LAST SUNDAY JESUS said these words in the gospel reading, to the background of what on-lookers thought was a thunderclap: ‘Now is the judgment of this world, now the ruler of this world will be driven out. And when I am lifted up from the earth, I shall draw all people to myself.’ (John 12:31-32) These words should be ringing in our ears as we embark this weekend on the most sacred time of the year, Holy Week. The picture [in our Newsletter] shows Pope Francis last Good Friday lifting up the cross. This weekend is also special for us here as we reopen for some public worship for the first time this year. As you will imagine what we are doing this Palm Sunday and this week is different from what we did two years ago and before that because of current restrictions, but we still have a precious opportunity once more to enter into the sufferings, death and triumph of the Lord. Our thanks go to stewards, office staff, cleaners, singers, altar servers and readers for making all this possible this Holy Week. Please make sure you abide by the regulations we have to follow to safeguard each other’s health and safety.
Jesus says that he will ‘draw all people’ to himself. During Lent we have been helped in our understanding of his words by the document we have focussed on in our parish Lent programme – the Holy Father’s new encyclical letter, Fratelli Tutti. We have had really good Zoom discussions after the Wednesday evening sessions and I am grateful to our webmaster Steve Hewitt for making the slides and links available on the parish website and to those who arranged for the talks to be recorded. During the Holy Father’s reflection on the parable of the Good Samaritan the Holy Father writes this: ‘Jesus asks us to be present to those in need of help, regardless of whether or not they belong to our social group…he challenges us to put aside all differences and, in the face of suffering, to draw near to others with no questions asked. I should no longer say that I have neighbours to help, but that I must myself be a neighbour to others.’ (section 81) The pope’s letter reiterates constantly the need to break down barriers and borders – among countries and communities, and within our own hearts. One reason why this was such an important text for us to look at this Lent is that Jesus drawing all people to himself, regardless of background or nationality, is at the heart of what Holy Week is about. Amidst so much hatred and competitiveness in the world, and in the middle of a terrible health crisis which has brought so much suffering and death, the universal message of the Cross gives us strength and confidence: but it also helps us discern what it is about our faith which makes us different. You have only to look at a crucifix – and sadly because of the restrictions you won’t be able to come and kiss it on Friday – to see how counter-‘cultural’ Christianity really is. No expert in marketing or advertising would come up with a depiction of a man nailed to a cross and dying as an attractive symbol – indeed for many it’s positively off-putting. That’s the whole point: the Lord, ‘lifted up’ challenges us in every way, all our ways of thinking, all our sins, all our inadequacies; and he challenges too the ways in which people get things wrong. That is why Jesus says ‘Now is the judgment of this world, now the ruler of this world will be driven out.’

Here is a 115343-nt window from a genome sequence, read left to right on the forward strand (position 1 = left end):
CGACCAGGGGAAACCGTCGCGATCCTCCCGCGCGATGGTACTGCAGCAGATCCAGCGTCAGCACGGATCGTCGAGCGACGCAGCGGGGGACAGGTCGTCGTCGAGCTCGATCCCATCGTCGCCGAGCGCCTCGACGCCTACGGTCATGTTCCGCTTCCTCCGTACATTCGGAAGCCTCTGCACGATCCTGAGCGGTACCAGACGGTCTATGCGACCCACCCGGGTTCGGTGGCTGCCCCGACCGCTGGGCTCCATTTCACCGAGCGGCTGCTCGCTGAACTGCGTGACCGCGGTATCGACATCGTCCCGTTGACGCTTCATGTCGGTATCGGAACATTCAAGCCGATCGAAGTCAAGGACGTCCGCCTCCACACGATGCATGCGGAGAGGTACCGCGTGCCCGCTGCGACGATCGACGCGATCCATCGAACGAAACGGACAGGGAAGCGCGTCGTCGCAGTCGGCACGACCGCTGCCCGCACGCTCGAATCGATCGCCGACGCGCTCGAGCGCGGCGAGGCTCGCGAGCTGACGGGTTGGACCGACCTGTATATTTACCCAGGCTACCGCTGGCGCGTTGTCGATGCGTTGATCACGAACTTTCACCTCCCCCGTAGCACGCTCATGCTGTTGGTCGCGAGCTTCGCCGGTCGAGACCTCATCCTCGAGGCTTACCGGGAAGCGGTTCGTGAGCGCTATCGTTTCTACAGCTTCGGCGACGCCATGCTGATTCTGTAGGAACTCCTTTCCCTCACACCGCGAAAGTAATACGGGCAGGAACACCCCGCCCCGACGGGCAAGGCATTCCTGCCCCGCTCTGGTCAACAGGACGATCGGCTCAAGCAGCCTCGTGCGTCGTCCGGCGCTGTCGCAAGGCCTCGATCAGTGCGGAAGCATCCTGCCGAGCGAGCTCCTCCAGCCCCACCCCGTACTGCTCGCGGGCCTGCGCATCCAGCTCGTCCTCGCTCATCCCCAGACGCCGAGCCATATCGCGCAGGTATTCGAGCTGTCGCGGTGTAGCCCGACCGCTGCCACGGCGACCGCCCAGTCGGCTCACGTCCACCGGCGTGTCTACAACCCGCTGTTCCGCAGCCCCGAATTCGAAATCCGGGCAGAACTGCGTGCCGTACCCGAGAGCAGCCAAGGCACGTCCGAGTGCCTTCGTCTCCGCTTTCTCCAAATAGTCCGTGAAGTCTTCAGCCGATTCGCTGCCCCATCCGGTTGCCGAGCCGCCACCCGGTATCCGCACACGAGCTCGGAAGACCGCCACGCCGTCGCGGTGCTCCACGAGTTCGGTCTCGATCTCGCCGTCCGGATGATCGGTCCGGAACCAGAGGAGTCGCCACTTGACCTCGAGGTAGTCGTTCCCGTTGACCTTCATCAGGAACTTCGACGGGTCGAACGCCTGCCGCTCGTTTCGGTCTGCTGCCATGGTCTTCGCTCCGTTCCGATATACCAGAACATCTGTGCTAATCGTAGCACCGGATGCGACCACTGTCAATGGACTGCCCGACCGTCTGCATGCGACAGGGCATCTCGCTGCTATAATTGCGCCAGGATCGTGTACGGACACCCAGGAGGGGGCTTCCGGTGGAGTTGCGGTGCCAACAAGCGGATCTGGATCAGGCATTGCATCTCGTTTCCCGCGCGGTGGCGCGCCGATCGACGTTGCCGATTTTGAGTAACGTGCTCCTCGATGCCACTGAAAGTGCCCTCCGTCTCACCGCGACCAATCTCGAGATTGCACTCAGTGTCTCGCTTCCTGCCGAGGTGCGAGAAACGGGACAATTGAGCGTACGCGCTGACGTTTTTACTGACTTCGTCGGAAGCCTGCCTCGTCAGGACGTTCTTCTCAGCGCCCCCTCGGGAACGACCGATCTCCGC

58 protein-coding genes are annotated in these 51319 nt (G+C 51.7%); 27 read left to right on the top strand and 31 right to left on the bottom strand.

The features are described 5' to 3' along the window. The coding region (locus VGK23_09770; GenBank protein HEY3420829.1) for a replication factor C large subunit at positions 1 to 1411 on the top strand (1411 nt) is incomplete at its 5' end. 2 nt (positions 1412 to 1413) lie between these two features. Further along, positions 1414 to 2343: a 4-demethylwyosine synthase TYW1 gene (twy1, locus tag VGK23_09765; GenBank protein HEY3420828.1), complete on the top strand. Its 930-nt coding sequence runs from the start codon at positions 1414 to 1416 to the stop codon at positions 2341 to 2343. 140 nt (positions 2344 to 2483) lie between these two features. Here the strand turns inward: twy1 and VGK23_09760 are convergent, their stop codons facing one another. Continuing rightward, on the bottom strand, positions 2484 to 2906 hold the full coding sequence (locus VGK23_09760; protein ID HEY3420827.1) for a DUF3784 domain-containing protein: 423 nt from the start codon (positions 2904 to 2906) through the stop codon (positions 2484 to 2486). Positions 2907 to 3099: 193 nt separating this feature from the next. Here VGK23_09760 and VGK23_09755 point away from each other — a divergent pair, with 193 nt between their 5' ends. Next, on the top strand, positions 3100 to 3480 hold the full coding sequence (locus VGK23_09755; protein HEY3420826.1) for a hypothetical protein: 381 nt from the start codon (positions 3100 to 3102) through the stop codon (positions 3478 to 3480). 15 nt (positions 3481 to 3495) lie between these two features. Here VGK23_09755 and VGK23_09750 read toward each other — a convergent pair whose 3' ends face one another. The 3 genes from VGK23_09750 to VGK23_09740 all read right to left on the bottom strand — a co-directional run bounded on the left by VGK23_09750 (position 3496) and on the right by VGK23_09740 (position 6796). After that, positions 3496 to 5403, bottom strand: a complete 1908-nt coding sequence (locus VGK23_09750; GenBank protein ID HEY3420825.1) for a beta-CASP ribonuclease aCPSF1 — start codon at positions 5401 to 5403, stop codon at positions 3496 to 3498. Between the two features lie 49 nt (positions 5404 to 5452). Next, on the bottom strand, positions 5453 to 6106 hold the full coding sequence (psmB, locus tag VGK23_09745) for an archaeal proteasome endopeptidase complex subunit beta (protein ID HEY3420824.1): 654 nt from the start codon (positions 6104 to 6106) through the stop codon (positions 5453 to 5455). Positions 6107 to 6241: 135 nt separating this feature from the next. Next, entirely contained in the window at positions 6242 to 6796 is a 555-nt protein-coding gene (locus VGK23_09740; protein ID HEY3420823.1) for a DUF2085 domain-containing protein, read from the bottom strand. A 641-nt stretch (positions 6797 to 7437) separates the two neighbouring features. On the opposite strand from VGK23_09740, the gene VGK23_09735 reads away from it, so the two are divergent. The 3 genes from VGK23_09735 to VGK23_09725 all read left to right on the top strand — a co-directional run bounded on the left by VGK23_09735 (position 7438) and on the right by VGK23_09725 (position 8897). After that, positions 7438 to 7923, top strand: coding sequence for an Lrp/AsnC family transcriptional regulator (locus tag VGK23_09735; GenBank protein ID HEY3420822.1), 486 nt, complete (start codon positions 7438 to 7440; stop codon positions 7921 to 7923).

In our final parish Lent talk last Wednesday we talked about specific ways in which the pope’s letter can help us in our process of renewal in this parish, especially as we begin to open our doors again, hesitantly and with care. There are many priorities for us at this time, but four in particular emerge from listening and taking to heart the Holy Father’s words: the need to learn more about our faith, putting first the needs of the poor and suffering, the need to break down border and barriers in our hearts and in our community and the needs of migrants and refugees. In this Holy Week we draw near to the Saviour of the world, ‘lifted up’ hesitantly, possibly even fearfully (and we can’t really draw near to each other very much at the moment); we should ask the Lord Jesus, drawing all people to himself, to give us the grace we need to live out the message of the crucifixion in our lives and in the life of our parish. Please also pray for the Holy Father in Rome this week, as he leads the world in prayer and worship.